“AI is a means, not an end,” explained EU Commissioner for Internal Market Thierry Breton.

“It has been around for decades but has reached new capacities fueled by computing power,” added Breton. “This offers immense potential in areas as diverse as health, transport, energy, agriculture, tourism or cyber security. It also presents a number of risks. Today’s proposals aim to strengthen Europe’s position as a global hub of excellence in AI from the lab to the market, ensure that AI in Europe respects our values and rules, and harness the potential of AI for industrial use.”

Future of AI

This isn’t the first time the EU has attempted to create regulation around new technology that surpasses anything else in the world. This has mainly been focused on privacy, including search results, but also in how personal information can be used by tech firms.

Now it addresses the developing technologies of AI and machine learning, but the question is whether such a hard line could limit the efforts by the tech giants. Or is this the best course of action to ensure privacy, security and to maintain a fair and level playing field for all involved?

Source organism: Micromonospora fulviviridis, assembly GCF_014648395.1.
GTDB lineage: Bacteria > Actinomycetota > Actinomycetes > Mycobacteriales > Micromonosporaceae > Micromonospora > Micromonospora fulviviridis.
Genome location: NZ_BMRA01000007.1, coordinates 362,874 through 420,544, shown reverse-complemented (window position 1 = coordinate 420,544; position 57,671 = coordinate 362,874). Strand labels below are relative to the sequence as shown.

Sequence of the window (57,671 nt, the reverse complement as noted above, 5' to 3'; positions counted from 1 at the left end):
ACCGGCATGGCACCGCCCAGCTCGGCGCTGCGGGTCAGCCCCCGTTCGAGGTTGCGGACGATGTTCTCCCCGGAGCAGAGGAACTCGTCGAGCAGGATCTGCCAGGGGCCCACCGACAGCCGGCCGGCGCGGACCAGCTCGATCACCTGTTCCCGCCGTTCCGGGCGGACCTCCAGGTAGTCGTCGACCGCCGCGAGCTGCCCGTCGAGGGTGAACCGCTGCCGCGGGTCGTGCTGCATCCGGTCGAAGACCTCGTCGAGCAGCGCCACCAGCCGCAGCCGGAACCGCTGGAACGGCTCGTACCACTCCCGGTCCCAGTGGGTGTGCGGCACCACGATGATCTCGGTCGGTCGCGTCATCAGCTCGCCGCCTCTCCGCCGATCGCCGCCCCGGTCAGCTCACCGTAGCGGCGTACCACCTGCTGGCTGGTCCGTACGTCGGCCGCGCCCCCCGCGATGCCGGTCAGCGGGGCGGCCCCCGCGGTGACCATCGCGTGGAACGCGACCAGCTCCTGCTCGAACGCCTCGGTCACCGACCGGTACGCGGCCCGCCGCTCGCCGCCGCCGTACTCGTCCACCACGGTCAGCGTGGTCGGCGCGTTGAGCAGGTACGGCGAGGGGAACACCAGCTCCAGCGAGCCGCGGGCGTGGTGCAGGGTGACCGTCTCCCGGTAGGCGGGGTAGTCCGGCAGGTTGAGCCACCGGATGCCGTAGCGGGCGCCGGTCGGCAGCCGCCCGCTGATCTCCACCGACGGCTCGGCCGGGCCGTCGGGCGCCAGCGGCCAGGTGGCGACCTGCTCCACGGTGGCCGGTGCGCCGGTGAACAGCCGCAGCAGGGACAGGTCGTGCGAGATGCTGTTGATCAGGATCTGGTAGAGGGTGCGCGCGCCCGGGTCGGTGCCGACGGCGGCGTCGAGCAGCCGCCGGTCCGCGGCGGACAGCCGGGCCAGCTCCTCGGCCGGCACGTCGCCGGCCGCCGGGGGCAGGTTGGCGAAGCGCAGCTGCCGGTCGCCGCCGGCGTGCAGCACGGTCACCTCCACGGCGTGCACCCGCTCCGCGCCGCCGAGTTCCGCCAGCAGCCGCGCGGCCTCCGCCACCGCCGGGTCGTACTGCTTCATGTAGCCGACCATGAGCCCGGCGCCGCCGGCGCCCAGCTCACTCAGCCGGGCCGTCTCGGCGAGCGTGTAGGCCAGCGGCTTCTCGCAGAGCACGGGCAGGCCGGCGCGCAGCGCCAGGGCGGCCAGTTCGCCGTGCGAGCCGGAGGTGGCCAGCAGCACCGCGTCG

“First and foremost, allowing technologies to be developed unilaterally without any oversight is an effective vote for market dominating behavior,” technology industry analyst Charles King of Pund-IT, told ClearanceJobs.

“We’ve seen it happen among tech industry behemoths, including Facebook and Google, and in countries, like China and government agencies in the U.S. and elsewhere,” King added.

The EU hold all the cards right now, and the tech firms will have to play by their rules – or ignore the European market. The latter really isn’t an option.

“Along with trying to place some restraints on potentially damaging behavior, the EU is also acting from a position of historic strength,” explained King. “The organization has aggressively pursued businesses that it believes are acting against the interests of consumers and markets, and has passed regulations – including GDPR – that have successfully influenced global businesses and markets.”

Will It Stifle Innovation?

One of the biggest concerns would be whether such strict regulations simply make it too hard for businesses to play by the EU’s rules. AI could be one of those areas where this could seem like stifling but in the end could ensure that control over the technology is, in fact maintained accordingly.